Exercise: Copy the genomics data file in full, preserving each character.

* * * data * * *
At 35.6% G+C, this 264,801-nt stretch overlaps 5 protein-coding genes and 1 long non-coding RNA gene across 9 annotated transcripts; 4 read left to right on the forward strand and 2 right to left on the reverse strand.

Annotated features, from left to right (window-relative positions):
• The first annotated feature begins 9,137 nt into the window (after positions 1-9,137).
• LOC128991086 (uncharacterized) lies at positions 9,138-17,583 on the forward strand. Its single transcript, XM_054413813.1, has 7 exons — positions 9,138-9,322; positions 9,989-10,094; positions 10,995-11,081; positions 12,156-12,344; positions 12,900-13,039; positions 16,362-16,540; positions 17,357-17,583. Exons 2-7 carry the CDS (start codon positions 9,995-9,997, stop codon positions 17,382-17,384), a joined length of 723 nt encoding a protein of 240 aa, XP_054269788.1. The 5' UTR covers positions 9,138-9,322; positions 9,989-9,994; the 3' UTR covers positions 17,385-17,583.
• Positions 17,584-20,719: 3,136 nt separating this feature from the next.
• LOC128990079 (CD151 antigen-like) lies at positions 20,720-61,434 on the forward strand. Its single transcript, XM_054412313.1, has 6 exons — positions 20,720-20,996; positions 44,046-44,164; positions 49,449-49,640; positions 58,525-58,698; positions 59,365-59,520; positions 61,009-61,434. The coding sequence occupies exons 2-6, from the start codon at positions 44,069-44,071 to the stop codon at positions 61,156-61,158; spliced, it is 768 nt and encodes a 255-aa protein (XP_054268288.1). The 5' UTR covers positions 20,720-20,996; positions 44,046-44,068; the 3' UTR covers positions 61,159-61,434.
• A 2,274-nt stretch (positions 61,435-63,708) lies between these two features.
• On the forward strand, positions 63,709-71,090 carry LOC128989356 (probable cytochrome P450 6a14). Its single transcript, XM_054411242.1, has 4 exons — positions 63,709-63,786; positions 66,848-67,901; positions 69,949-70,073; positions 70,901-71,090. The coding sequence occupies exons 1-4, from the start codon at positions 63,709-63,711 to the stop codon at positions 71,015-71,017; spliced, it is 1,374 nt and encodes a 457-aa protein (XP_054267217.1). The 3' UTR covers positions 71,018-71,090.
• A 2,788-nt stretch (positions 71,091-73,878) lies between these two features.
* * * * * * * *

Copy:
At 35.6% G+C, this 264,801-nt stretch overlaps 5 protein-coding genes and 1 long non-coding RNA gene across 9 annotated transcripts; 4 read left to right on the forward strand and 2 right to left on the reverse strand.

Annotated features, from left to right (window-relative positions):
• The first annotated feature begins 9,137 nt into the window (after positions 1-9,137).
• LOC128991086 (uncharacterized) lies at positions 9,138-17,583 on the forward strand. Its single transcript, XM_054413813.1, has 7 exons — positions 9,138-9,322; positions 9,989-10,094; positions 10,995-11,081; positions 12,156-12,344; positions 12,900-13,039; positions 16,362-16,540; positions 17,357-17,583. Exons 2-7 carry the CDS (start codon positions 9,995-9,997, stop codon positions 17,382-17,384), a joined length of 723 nt encoding a protein of 240 aa, XP_054269788.1. The 5' UTR covers positions 9,138-9,322; positions 9,989-9,994; the 3' UTR covers positions 17,385-17,583.
• Positions 17,584-20,719: 3,136 nt separating this feature from the next.
• LOC128990079 (CD151 antigen-like) lies at positions 20,720-61,434 on the forward strand. Its single transcript, XM_054412313.1, has 6 exons — positions 20,720-20,996; positions 44,046-44,164; positions 49,449-49,640; positions 58,525-58,698; positions 59,365-59,520; positions 61,009-61,434. The coding sequence occupies exons 2-6, from the start codon at positions 44,069-44,071 to the stop codon at positions 61,156-61,158; spliced, it is 768 nt and encodes a 255-aa protein (XP_054268288.1). The 5' UTR covers positions 20,720-20,996; positions 44,046-44,068; the 3' UTR covers positions 61,159-61,434.
• A 2,274-nt stretch (positions 61,435-63,708) lies between these two features.
• On the forward strand, positions 63,709-71,090 carry LOC128989356 (probable cytochrome P450 6a14). Its single transcript, XM_054411242.1, has 4 exons — positions 63,709-63,786; positions 66,848-67,901; positions 69,949-70,073; positions 70,901-71,090. The coding sequence occupies exons 1-4, from the start codon at positions 63,709-63,711 to the stop codon at positions 71,015-71,017; spliced, it is 1,374 nt and encodes a 457-aa protein (XP_054267217.1). The 3' UTR covers positions 71,018-71,090.
• A 2,788-nt stretch (positions 71,091-73,878) lies between these two features.